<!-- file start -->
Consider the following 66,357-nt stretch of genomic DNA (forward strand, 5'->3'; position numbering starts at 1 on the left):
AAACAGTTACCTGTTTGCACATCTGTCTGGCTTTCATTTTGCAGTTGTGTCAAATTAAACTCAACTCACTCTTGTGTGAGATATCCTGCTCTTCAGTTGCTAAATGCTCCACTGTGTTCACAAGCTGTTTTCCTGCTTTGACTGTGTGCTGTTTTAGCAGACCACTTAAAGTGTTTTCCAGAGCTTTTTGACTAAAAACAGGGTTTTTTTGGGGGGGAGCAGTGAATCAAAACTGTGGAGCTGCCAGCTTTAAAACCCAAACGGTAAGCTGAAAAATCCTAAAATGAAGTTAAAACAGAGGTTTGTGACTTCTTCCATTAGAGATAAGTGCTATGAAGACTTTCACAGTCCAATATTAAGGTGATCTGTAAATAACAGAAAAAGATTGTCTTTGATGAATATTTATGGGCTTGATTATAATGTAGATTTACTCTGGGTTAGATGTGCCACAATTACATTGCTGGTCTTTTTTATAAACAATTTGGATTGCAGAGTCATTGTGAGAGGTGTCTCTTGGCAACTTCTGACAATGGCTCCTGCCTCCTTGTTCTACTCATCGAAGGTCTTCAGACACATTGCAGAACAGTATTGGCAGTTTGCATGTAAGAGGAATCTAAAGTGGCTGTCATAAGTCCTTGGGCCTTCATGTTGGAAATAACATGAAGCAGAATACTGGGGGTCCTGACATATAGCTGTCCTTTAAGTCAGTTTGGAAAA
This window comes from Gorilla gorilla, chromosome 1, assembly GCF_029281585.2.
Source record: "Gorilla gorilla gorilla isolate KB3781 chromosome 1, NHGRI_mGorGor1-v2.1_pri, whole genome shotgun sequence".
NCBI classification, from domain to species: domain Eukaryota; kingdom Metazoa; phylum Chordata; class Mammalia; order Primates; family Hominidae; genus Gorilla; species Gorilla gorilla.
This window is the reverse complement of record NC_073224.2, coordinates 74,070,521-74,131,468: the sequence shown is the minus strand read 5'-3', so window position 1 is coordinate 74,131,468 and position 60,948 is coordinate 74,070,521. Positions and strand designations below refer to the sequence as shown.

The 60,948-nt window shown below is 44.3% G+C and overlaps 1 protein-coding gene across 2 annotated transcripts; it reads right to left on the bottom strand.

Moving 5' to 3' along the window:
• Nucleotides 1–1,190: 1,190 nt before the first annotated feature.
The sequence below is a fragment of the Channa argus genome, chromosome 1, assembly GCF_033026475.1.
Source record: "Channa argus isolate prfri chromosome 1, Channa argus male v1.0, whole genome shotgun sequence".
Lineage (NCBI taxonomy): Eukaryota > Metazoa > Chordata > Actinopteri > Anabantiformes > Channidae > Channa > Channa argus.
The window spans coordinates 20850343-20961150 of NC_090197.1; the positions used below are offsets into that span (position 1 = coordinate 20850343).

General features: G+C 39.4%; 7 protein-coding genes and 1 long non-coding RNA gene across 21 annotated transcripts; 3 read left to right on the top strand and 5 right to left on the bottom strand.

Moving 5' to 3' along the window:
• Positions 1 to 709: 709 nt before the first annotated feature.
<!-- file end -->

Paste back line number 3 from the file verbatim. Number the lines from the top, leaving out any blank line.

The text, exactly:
This window comes from Gorilla gorilla, chromosome 1, assembly GCF_029281585.2.